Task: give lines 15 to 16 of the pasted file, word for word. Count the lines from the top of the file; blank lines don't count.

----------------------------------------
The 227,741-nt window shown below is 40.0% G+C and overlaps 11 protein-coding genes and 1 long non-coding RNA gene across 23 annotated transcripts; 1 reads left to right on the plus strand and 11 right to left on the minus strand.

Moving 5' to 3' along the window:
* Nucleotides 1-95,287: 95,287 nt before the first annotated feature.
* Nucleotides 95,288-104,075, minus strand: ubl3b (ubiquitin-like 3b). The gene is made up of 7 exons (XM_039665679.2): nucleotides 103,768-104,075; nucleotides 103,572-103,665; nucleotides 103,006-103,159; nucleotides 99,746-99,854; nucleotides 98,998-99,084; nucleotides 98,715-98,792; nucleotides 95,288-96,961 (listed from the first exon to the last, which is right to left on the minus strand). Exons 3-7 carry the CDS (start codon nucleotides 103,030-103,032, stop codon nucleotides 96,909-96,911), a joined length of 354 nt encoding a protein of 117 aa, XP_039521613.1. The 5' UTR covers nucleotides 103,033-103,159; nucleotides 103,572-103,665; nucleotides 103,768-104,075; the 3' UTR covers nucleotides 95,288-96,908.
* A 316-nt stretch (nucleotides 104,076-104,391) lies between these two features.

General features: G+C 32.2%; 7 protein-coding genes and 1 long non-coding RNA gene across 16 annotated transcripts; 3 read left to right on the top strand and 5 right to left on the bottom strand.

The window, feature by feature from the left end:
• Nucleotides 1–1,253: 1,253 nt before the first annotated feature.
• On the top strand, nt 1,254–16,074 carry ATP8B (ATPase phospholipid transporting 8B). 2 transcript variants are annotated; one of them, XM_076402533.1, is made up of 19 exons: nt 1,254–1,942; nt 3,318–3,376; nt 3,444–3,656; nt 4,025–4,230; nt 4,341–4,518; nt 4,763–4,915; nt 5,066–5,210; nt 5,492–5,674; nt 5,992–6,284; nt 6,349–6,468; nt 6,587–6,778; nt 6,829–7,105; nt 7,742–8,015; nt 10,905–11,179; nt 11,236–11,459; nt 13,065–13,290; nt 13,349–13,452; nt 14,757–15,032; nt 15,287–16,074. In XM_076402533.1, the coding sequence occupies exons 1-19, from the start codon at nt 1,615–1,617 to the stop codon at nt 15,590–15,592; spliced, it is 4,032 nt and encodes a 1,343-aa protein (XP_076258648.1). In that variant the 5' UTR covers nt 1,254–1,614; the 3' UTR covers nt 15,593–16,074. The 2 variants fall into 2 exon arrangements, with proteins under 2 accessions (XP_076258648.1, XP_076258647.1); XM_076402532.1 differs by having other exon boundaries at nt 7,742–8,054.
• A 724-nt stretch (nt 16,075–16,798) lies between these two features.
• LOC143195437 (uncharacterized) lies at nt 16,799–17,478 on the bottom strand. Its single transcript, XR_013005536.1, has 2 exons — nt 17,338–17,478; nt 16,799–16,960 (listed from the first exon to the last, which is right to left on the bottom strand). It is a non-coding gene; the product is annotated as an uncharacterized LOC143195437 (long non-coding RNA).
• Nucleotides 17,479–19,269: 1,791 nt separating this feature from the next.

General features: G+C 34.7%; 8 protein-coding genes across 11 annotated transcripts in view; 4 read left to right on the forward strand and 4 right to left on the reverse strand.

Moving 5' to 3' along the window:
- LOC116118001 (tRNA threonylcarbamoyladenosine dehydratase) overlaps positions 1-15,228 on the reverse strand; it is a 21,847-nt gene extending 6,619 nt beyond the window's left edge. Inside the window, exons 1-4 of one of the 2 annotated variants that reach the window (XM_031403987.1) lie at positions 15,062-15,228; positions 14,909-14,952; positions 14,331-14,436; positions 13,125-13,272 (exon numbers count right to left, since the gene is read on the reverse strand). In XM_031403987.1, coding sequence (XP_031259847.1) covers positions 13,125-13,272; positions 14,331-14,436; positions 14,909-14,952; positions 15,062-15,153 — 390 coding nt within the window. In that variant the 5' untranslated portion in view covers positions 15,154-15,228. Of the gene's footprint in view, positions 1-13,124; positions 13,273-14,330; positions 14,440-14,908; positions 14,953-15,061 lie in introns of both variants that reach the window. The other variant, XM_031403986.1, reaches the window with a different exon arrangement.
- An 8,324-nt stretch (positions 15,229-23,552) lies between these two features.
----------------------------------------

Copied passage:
- LOC116118001 (tRNA threonylcarbamoyladenosine dehydratase) overlaps positions 1-15,228 on the reverse strand; it is a 21,847-nt gene extending 6,619 nt beyond the window's left edge. Inside the window, exons 1-4 of one of the 2 annotated variants that reach the window (XM_031403987.1) lie at positions 15,062-15,228; positions 14,909-14,952; positions 14,331-14,436; positions 13,125-13,272 (exon numbers count right to left, since the gene is read on the reverse strand). In XM_031403987.1, coding sequence (XP_031259847.1) covers positions 13,125-13,272; positions 14,331-14,436; positions 14,909-14,952; positions 15,062-15,153 — 390 coding nt within the window. In that variant the 5' untranslated portion in view covers positions 15,154-15,228. Of the gene's footprint in view, positions 1-13,124; positions 13,273-14,330; positions 14,440-14,908; positions 14,953-15,061 lie in introns of both variants that reach the window. The other variant, XM_031403986.1, reaches the window with a different exon arrangement.
- An 8,324-nt stretch (positions 15,229-23,552) lies between these two features.